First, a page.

Mr. Beyerlein has over 30 years of extensive experience in early stage enterprise development product and market strategy, financial systems and overall business strategy. Mr. Beyerlein currently serves as the CEO of nanoRETE, Inc.; a biosensor development company focused on pathogen and toxin detection within the food safety and supply markets. Mr. Beyerlein received his MBA in Economics and Finance from Fordham University.
Dr. Mei received his Ph.D. degree from Columbia University followed by a NIH-postdoctoral fellowship at the University of California and an Executive MBA from Michigan State University. He has worked at Pfizer and Parke-Davis Pharmaceuticals, Rubicon Genomics, and Neural Intervention Technologies. Dr. Mei has over 60 patent applications, publications & abstracts..
Agenda: 1. Introduction. 2. What are human pathogens, such as anthrax, E. Coli, salmonella, tuberculosis? 3. What are the traditional methods of detection? 4. Is there a need for in-field, rapid testing results? 5. What is bio-barcode technology? a. Nano particle-presence/absence metal-ion 6. What advantages does multiplex testing offer? 7. What is square wave anodic stripping voltammetry (SWASV)? 8. Why is the reporting of test results within an hour advantageous? 9. What is the price of these new technologies? 10. Conclusion.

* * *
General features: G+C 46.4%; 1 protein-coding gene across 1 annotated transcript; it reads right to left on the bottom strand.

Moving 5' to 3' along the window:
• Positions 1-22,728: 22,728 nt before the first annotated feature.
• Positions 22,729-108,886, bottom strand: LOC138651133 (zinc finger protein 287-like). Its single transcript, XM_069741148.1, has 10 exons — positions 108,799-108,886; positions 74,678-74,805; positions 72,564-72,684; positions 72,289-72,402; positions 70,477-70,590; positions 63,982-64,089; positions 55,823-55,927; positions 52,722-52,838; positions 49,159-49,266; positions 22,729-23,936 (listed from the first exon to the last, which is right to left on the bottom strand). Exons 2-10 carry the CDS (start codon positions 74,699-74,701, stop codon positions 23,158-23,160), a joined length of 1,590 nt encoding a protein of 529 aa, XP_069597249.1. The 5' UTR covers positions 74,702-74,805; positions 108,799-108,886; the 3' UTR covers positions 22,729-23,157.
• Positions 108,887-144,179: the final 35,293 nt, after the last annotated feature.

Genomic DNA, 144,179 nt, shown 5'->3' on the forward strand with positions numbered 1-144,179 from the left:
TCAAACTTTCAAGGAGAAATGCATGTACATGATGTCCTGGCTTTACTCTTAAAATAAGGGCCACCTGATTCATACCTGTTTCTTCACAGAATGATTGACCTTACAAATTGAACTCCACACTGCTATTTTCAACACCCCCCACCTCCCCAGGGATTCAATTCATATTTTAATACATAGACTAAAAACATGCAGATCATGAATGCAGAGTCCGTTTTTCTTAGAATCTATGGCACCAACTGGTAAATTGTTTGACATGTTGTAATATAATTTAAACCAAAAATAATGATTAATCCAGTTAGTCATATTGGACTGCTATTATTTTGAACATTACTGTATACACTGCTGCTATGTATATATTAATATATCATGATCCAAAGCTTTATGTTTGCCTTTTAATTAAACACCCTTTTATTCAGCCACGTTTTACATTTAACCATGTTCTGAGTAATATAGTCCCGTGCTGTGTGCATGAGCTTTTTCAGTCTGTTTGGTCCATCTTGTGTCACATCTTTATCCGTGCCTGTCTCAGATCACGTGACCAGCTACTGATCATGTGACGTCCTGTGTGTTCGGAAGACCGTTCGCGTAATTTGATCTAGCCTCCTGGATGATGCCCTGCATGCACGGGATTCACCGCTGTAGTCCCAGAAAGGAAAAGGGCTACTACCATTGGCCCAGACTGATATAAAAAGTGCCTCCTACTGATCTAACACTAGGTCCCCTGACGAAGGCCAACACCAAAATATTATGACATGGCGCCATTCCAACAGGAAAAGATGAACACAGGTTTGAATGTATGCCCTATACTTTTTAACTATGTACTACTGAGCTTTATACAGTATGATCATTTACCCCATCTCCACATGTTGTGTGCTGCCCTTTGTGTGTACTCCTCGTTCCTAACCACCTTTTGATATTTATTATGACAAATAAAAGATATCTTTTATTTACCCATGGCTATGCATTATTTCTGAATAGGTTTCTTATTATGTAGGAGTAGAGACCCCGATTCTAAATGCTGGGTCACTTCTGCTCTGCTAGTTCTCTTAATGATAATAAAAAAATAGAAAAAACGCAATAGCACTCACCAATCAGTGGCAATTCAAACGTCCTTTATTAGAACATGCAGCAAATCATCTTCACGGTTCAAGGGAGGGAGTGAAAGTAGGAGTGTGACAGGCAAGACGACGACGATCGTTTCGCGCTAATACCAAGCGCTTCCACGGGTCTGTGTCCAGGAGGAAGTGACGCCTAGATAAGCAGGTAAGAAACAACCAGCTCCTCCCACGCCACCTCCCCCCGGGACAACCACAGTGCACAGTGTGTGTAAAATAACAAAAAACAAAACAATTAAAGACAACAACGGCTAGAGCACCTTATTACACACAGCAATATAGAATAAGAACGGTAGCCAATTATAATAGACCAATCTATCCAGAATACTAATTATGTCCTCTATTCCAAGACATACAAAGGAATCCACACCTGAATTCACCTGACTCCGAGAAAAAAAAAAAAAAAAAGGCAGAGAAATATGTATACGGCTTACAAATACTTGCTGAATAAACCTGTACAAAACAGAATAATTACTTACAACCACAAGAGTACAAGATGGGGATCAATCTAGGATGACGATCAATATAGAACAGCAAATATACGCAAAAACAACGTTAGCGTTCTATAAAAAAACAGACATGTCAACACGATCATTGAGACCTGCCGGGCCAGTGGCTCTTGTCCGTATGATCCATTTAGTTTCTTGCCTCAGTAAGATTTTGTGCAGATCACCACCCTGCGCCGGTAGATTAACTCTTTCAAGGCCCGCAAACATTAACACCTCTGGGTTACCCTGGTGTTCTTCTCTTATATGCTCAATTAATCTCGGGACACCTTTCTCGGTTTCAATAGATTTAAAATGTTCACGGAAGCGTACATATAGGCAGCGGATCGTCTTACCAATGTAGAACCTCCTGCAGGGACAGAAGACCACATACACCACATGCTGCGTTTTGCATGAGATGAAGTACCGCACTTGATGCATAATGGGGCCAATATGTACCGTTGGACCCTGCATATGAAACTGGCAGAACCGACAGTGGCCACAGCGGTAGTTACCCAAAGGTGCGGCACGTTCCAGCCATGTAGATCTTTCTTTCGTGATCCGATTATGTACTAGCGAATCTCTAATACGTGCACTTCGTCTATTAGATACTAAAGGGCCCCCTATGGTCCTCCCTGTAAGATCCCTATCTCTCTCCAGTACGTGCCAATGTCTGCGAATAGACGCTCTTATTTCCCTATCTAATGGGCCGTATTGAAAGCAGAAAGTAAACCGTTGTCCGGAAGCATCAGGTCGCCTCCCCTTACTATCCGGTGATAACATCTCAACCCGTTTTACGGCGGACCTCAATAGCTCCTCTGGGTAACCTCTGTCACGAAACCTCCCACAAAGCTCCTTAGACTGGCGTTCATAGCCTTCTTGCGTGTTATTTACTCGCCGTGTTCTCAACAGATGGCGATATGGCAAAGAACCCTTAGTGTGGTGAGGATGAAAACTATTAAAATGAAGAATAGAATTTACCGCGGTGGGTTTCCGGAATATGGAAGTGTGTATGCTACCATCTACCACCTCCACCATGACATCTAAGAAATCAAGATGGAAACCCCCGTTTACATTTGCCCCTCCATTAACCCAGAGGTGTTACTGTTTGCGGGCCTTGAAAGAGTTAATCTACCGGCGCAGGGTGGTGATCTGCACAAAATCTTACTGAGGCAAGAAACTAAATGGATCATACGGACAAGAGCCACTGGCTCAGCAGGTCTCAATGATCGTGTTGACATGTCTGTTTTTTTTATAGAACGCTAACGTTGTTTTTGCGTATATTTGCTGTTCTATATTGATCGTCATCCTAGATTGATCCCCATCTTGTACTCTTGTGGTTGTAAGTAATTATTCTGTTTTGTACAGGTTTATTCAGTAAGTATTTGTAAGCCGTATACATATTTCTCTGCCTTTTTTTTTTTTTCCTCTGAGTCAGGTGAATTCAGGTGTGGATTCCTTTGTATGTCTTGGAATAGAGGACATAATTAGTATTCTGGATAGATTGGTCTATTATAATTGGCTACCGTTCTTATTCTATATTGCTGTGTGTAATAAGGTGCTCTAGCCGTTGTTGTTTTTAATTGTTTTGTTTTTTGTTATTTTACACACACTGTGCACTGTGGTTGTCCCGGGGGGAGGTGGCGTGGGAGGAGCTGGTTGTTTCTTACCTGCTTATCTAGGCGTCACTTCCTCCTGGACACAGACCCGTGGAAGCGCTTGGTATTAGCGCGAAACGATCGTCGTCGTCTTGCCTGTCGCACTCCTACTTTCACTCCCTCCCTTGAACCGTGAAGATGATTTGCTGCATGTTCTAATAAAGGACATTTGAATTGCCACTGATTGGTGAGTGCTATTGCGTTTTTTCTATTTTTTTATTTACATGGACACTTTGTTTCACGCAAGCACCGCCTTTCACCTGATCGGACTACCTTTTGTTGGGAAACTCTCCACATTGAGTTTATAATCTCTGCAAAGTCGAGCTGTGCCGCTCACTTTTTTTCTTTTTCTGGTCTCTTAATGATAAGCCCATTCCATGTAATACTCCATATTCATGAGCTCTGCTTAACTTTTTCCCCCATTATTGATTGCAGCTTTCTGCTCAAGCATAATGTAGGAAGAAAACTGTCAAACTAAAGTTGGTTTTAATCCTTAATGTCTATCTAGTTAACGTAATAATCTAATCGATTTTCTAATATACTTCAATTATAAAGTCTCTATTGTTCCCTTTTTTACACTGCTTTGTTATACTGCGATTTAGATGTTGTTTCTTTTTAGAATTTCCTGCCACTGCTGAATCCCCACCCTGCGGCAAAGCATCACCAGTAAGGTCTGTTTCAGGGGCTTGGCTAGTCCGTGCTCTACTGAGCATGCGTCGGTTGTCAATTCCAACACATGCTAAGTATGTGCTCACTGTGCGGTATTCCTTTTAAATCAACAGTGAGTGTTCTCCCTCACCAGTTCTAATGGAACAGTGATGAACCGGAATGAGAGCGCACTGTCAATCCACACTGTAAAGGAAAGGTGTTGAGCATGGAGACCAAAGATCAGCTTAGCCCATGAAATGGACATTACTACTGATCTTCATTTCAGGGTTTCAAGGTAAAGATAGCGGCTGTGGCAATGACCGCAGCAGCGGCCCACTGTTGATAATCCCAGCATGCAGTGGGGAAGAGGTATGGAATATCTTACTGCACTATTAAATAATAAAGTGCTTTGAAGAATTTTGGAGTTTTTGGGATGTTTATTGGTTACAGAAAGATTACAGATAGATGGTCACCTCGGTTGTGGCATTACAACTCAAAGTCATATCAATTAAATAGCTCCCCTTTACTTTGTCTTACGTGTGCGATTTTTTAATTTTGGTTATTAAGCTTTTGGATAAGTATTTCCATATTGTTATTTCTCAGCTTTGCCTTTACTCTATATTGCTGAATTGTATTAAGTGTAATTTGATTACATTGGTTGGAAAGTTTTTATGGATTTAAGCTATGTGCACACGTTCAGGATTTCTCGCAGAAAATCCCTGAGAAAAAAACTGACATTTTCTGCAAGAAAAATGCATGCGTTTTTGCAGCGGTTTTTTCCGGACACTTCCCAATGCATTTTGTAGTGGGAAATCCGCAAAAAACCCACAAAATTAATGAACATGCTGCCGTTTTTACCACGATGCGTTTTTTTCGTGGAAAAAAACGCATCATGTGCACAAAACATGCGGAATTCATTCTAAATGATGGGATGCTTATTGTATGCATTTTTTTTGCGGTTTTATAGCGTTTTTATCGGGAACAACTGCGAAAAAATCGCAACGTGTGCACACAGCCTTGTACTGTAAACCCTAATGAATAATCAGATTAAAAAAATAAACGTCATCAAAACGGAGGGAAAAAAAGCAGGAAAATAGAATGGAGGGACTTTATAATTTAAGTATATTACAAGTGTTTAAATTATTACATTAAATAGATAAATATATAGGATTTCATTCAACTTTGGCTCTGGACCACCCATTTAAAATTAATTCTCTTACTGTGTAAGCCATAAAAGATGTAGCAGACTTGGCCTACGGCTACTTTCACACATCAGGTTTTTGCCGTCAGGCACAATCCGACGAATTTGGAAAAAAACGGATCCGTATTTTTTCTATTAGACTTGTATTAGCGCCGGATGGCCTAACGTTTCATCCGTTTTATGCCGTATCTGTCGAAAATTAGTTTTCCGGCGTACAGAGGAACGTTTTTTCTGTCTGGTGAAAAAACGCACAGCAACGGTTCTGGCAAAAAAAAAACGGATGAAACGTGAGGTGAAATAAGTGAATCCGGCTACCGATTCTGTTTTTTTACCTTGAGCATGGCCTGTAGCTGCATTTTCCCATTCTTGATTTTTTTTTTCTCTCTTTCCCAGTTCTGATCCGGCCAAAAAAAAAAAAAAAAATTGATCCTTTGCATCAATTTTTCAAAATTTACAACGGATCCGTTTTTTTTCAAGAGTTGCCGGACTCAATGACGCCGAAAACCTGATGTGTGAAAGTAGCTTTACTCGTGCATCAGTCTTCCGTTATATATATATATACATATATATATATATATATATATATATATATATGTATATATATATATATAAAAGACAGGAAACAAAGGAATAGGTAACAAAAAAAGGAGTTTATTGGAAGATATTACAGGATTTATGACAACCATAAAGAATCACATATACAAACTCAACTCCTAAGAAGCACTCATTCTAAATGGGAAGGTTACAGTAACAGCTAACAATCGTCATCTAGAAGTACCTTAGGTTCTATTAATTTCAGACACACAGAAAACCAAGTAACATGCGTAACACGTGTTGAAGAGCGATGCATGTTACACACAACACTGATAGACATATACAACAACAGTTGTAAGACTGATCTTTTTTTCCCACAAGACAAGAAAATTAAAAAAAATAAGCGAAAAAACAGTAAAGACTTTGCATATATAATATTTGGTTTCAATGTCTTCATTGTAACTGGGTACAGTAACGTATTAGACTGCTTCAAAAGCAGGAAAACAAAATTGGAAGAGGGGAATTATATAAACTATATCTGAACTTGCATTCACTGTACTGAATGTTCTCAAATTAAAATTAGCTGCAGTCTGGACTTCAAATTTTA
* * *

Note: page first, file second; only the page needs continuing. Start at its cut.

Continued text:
Contact: Fred Beyerlein, BS/MBA Chief Executive Officer nanoRETE, Inc. 3815 Technology Blvd. #1050 Lansing, MI 48910 517.336.4680 email@example.com http://www.nanorete.com
Japan Earthquake 6.2 today shakes things up. Also Tuberculosis outbreak in Los Angeles. Also Vatican Cardinal Keith O'brien of Britain resigns because of "inappropriate homosexual conduct with other priest". Also Cyclone "Rusty' headed toward Australia, and President Obama's Israel Trip has a peace agreement plan. In Washington State 6 nuclear tanks of radioactive waste is leaking in the ground. Also Pastor Jay Baker (son of Jim and Tammy Faye Baker) denies the need fo
Chapter 1: Farm Bill and Food Stamps